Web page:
PARIS — Following the opening of its first stand-alone store here last year, Officine Generale is moving full steam ahead with its international expansion plans, fueled by investment from Bpifrance.

This story first appeared in the April 21, 2015 issue of WWD. Subscribe Today.

The French bank has taken a minority stake in the men’s wear label via Mode et Finance 2, a fund established in December 2014 to support young, up-and-coming brands, WWD has learned.

The amount of the deal was not disclosed, though Pierre Mahéo, creative director of Officine Generale, said it was “substantial.”

“Competition today is pretty stiff. You reach a point when achieving organic growth becomes very hard. You need a lot of cash, and I believe in retail. So the idea behind the investment was to build a team with a clean agenda and make sure that the company continues to grow,” Mahéo told WWD Monday.

The brand’s first step was to hire Vanessa Bonnefoux as financial director, a post which previously did not exist within the company. “She joins us from [Paris concept store] Merci, where she worked as financial director and also headed the women’s buying team. This means she is good at both — numbers and products,” said Mahéo, who launched the brand in 2012.

Next on the firm’s busy agenda: the U.S. market, where Mahéo plans to open his first freestanding unit by the fourth quarter. “The U.S. already accounts for more than one-third of our business, we have great sell-through in the region and the U.S. economy is recovering more quickly than in Europe. I just didn’t want to wait any longer,” Mahéo said.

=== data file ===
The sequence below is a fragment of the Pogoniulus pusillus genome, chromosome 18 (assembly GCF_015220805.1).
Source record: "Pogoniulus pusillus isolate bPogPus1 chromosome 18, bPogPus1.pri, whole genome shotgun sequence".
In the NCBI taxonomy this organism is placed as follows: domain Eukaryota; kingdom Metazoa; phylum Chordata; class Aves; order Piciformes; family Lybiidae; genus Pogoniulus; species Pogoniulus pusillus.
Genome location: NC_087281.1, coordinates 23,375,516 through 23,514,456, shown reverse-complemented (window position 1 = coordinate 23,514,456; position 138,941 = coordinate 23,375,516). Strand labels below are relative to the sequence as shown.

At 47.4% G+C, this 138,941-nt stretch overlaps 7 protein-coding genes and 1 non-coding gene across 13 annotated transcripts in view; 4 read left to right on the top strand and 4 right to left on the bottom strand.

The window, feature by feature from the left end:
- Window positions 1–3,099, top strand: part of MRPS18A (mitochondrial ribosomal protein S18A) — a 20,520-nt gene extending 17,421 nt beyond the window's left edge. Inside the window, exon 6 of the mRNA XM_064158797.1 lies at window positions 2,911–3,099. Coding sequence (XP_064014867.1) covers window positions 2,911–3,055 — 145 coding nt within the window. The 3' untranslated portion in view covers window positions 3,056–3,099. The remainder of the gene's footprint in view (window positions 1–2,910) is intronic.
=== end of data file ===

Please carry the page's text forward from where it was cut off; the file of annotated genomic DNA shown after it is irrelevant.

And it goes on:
New York will make the start, followed by another location on the West Coast in 2016. “If that goes well, we will look at other cities. The U.S. is a big country with many opportunities. I can well imagine developing a decent number of stores there,” he said.

Offering easy, high-quality design at an accessible price, Officine Generale has found a niche between luxury and high street, catering to “the guy next door” with a knack for fashion.

Though Mahéo sources his selvage denim in Japan and gets his cashmere from Italy, prices for a shirt start at 170 euros, or $183, while a pair of chinos goes for 150 euros, or $162, as the bulk of production has been moved to more affordable Portugal, without compromising quality.

In 2014, the label generated 1.9 million euros, or $2.5 million, at wholesale, twice as much as the year before.

The brand is sold at 90 points of sale, 34 of which are in the U.S., including Barneys New York, Bergdorf Goodman and Just One Eye. Roughly 30 percent of its business is done in Europe, and another 30 percent in the U.K. and Asia.

By year-end, Mahéo also plans to have an e-shop up and running.

“It’s going to be a two-step process. We will launch in Europe first, before expanding into the U.S.,” he said.